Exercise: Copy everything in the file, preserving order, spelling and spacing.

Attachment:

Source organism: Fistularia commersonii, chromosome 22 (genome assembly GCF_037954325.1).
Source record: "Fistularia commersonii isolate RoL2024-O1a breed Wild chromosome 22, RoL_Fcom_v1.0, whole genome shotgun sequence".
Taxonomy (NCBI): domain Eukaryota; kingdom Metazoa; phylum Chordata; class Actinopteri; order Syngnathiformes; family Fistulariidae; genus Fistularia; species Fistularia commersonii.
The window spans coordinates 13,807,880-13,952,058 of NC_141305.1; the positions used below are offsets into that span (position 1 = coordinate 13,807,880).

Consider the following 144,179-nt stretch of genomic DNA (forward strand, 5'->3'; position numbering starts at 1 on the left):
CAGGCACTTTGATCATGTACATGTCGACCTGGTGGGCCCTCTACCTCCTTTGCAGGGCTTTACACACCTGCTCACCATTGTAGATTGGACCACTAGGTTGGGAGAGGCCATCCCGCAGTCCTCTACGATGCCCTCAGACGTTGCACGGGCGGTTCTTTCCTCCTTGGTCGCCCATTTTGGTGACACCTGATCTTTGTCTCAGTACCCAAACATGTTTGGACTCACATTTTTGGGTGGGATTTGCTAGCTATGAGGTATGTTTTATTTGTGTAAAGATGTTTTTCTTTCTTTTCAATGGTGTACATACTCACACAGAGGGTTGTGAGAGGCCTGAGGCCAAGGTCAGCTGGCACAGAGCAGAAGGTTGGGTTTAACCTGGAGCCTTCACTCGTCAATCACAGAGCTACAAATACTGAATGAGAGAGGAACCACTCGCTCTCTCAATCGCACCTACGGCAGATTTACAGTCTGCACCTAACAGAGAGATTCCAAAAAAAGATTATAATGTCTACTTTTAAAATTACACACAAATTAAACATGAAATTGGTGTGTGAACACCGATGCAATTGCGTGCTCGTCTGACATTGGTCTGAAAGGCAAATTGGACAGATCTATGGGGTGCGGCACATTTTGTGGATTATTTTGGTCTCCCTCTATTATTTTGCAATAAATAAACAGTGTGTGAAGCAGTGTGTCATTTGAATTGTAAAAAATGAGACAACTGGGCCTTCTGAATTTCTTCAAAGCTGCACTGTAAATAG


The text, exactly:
Source organism: Fistularia commersonii, chromosome 22 (genome assembly GCF_037954325.1).
Source record: "Fistularia commersonii isolate RoL2024-O1a breed Wild chromosome 22, RoL_Fcom_v1.0, whole genome shotgun sequence".
Taxonomy (NCBI): domain Eukaryota; kingdom Metazoa; phylum Chordata; class Actinopteri; order Syngnathiformes; family Fistulariidae; genus Fistularia; species Fistularia commersonii.
The window spans coordinates 13,807,880-13,952,058 of NC_141305.1; the positions used below are offsets into that span (position 1 = coordinate 13,807,880).

Consider the following 144,179-nt stretch of genomic DNA (forward strand, 5'->3'; position numbering starts at 1 on the left):
CAGGCACTTTGATCATGTACATGTCGACCTGGTGGGCCCTCTACCTCCTTTGCAGGGCTTTACACACCTGCTCACCATTGTAGATTGGACCACTAGGTTGGGAGAGGCCATCCCGCAGTCCTCTACGATGCCCTCAGACGTTGCACGGGCGGTTCTTTCCTCCTTGGTCGCCCATTTTGGTGACACCTGATCTTTGTCTCAGTACCCAAACATGTTTGGACTCACATTTTTGGGTGGGATTTGCTAGCTATGAGGTATGTTTTATTTGTGTAAAGATGTTTTTCTTTCTTTTCAATGGTGTACATACTCACACAGAGGGTTGTGAGAGGCCTGAGGCCAAGGTCAGCTGGCACAGAGCAGAAGGTTGGGTTTAACCTGGAGCCTTCACTCGTCAATCACAGAGCTACAAATACTGAATGAGAGAGGAACCACTCGCTCTCTCAATCGCACCTACGGCAGATTTACAGTCTGCACCTAACAGAGAGATTCCAAAAAAAGATTATAATGTCTACTTTTAAAATTACACACAAATTAAACATGAAATTGGTGTGTGAACACCGATGCAATTGCGTGCTCGTCTGACATTGGTCTGAAAGGCAAATTGGACAGATCTATGGGGTGCGGCACATTTTGTGGATTATTTTGGTCTCCCTCTATTATTTTGCAATAAATAAACAGTGTGTGAAGCAGTGTGTCATTTGAATTGTAAAAAATGAGACAACTGGGCCTTCTGAATTTCTTCAAAGCTGCACTGTAAATAG